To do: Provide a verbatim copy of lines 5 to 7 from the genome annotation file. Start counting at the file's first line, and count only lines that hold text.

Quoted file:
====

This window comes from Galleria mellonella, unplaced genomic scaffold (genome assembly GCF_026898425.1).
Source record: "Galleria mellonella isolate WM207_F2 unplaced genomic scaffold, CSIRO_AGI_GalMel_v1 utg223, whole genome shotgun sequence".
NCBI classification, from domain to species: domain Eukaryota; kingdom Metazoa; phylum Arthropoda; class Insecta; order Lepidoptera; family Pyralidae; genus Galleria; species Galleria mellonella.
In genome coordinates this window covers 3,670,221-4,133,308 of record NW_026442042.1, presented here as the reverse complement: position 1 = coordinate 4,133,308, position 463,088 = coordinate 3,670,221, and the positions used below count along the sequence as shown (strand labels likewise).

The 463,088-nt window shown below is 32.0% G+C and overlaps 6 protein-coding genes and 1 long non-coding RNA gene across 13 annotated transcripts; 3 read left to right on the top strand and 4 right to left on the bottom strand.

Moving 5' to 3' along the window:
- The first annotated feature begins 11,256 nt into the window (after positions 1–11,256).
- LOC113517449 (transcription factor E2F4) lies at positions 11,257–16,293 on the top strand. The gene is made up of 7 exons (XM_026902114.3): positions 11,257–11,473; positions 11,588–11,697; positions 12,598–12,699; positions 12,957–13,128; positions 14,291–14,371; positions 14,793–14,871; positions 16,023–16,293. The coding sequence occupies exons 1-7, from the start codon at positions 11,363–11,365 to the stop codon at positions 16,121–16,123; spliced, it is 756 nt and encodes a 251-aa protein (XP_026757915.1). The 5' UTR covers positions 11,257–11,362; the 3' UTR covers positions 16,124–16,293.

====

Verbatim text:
The 463,088-nt window shown below is 32.0% G+C and overlaps 6 protein-coding genes and 1 long non-coding RNA gene across 13 annotated transcripts; 3 read left to right on the top strand and 4 right to left on the bottom strand.

Moving 5' to 3' along the window:
- The first annotated feature begins 11,256 nt into the window (after positions 1–11,256).